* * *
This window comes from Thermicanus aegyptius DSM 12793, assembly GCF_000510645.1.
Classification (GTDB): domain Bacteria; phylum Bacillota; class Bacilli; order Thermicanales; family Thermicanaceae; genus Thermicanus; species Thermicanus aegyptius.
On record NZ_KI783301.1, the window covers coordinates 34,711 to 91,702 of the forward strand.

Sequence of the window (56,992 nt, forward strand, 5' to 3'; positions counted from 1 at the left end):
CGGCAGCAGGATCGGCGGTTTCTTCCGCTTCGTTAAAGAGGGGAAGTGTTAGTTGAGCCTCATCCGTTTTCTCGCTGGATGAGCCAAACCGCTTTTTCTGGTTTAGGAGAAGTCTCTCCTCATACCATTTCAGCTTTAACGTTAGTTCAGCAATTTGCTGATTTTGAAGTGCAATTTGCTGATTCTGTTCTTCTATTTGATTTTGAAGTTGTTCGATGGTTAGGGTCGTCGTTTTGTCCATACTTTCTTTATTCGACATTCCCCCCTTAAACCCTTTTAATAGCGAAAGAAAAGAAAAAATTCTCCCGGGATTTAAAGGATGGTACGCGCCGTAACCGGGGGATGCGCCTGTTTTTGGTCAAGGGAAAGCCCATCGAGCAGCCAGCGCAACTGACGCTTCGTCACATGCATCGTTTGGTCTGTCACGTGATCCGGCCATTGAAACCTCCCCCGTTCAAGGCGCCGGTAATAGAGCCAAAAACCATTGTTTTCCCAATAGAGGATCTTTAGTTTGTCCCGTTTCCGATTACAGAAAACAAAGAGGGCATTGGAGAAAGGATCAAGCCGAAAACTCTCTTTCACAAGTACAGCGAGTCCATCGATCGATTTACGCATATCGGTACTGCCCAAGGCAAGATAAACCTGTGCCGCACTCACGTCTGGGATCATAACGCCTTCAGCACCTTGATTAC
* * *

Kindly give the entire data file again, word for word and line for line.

This window comes from Thermicanus aegyptius DSM 12793, assembly GCF_000510645.1.
Classification (GTDB): domain Bacteria; phylum Bacillota; class Bacilli; order Thermicanales; family Thermicanaceae; genus Thermicanus; species Thermicanus aegyptius.
On record NZ_KI783301.1, the window covers coordinates 34,711 to 91,702 of the forward strand.

Sequence of the window (56,992 nt, forward strand, 5' to 3'; positions counted from 1 at the left end):
CGGCAGCAGGATCGGCGGTTTCTTCCGCTTCGTTAAAGAGGGGAAGTGTTAGTTGAGCCTCATCCGTTTTCTCGCTGGATGAGCCAAACCGCTTTTTCTGGTTTAGGAGAAGTCTCTCCTCATACCATTTCAGCTTTAACGTTAGTTCAGCAATTTGCTGATTTTGAAGTGCAATTTGCTGATTCTGTTCTTCTATTTGATTTTGAAGTTGTTCGATGGTTAGGGTCGTCGTTTTGTCCATACTTTCTTTATTCGACATTCCCCCCTTAAACCCTTTTAATAGCGAAAGAAAAGAAAAAATTCTCCCGGGATTTAAAGGATGGTACGCGCCGTAACCGGGGGATGCGCCTGTTTTTGGTCAAGGGAAAGCCCATCGAGCAGCCAGCGCAACTGACGCTTCGTCACATGCATCGTTTGGTCTGTCACGTGATCCGGCCATTGAAACCTCCCCCGTTCAAGGCGCCGGTAATAGAGCCAAAAACCATTGTTTTCCCAATAGAGGATCTTTAGTTTGTCCCGTTTCCGATTACAGAAAACAAAGAGGGCATTGGAGAAAGGATCAAGCCGAAAACTCTCTTTCACAAGTACAGCGAGTCCATCGATCGATTTACGCATATCGGTACTGCCCAAGGCAAGATAAACCTGTGCCGCACTCACGTCTGGGATCATAACGCCTTCAGCACCTTGATTAC